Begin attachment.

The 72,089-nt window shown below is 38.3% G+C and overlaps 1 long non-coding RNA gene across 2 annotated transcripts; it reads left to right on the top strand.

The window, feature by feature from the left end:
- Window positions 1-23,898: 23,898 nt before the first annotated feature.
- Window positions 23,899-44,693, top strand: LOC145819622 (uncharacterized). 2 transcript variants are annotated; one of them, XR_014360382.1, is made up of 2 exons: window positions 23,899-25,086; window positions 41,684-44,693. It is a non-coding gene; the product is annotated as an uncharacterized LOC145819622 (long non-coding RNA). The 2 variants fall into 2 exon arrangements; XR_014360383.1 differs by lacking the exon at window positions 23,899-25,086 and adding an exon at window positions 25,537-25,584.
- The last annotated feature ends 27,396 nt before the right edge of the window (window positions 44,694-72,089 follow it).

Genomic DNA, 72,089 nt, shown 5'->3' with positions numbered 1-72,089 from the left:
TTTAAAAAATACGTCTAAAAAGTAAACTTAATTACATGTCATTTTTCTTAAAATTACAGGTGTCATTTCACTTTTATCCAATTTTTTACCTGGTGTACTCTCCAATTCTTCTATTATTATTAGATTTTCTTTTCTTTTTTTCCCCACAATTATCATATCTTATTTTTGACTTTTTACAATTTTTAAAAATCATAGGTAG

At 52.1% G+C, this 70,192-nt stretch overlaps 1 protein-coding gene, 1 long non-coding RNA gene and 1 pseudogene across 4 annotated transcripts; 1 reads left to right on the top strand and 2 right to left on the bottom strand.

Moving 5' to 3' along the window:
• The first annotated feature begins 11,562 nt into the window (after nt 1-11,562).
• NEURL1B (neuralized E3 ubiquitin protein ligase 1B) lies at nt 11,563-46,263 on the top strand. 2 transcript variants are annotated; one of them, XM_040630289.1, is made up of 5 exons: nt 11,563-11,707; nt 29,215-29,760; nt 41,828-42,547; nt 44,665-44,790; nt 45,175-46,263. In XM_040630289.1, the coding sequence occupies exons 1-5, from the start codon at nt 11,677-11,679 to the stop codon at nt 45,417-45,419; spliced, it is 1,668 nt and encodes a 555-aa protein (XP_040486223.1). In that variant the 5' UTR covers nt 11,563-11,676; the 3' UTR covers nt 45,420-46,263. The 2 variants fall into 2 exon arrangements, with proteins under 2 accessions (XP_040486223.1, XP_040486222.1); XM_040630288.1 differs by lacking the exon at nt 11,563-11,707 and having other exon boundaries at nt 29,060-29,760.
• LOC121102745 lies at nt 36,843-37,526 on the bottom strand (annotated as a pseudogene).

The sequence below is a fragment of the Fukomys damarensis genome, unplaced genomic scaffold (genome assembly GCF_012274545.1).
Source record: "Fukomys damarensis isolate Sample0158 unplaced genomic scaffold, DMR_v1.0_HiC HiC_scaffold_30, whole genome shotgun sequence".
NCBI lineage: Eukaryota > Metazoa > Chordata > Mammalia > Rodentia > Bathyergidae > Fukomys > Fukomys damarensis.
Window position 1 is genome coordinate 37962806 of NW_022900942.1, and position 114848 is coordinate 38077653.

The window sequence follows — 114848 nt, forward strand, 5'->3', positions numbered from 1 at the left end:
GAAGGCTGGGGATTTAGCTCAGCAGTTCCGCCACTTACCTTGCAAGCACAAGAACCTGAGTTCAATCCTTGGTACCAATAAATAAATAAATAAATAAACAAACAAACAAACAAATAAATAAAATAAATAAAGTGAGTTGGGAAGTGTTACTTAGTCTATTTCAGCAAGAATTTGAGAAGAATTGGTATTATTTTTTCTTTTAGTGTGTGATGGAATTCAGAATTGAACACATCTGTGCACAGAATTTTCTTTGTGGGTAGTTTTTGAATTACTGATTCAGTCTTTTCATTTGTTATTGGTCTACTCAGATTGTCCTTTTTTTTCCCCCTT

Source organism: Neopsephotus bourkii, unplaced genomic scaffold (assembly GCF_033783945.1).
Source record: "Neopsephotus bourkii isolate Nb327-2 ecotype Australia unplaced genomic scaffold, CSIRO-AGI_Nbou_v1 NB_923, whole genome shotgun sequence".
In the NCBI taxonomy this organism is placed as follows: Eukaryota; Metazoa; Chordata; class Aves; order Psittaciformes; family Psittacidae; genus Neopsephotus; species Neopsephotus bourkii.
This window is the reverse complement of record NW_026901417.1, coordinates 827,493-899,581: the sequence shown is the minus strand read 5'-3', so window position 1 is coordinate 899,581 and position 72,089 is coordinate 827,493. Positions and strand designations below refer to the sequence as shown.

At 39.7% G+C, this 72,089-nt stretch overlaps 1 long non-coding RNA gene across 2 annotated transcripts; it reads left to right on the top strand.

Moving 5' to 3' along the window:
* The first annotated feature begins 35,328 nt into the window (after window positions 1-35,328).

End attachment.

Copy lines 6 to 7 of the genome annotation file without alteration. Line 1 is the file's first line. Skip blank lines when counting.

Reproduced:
Genomic DNA, 72,089 nt, shown 5'->3' with positions numbered 1-72,089 from the left:
TTTAAAAAATACGTCTAAAAAGTAAACTTAATTACATGTCATTTTTCTTAAAATTACAGGTGTCATTTCACTTTTATCCAATTTTTTACCTGGTGTACTCTCCAATTCTTCTATTATTATTAGATTTTCTTTTCTTTTTTTCCCCACAATTATCATATCTTATTTTTGACTTTTTACAATTTTTAAAAATCATAGGTAG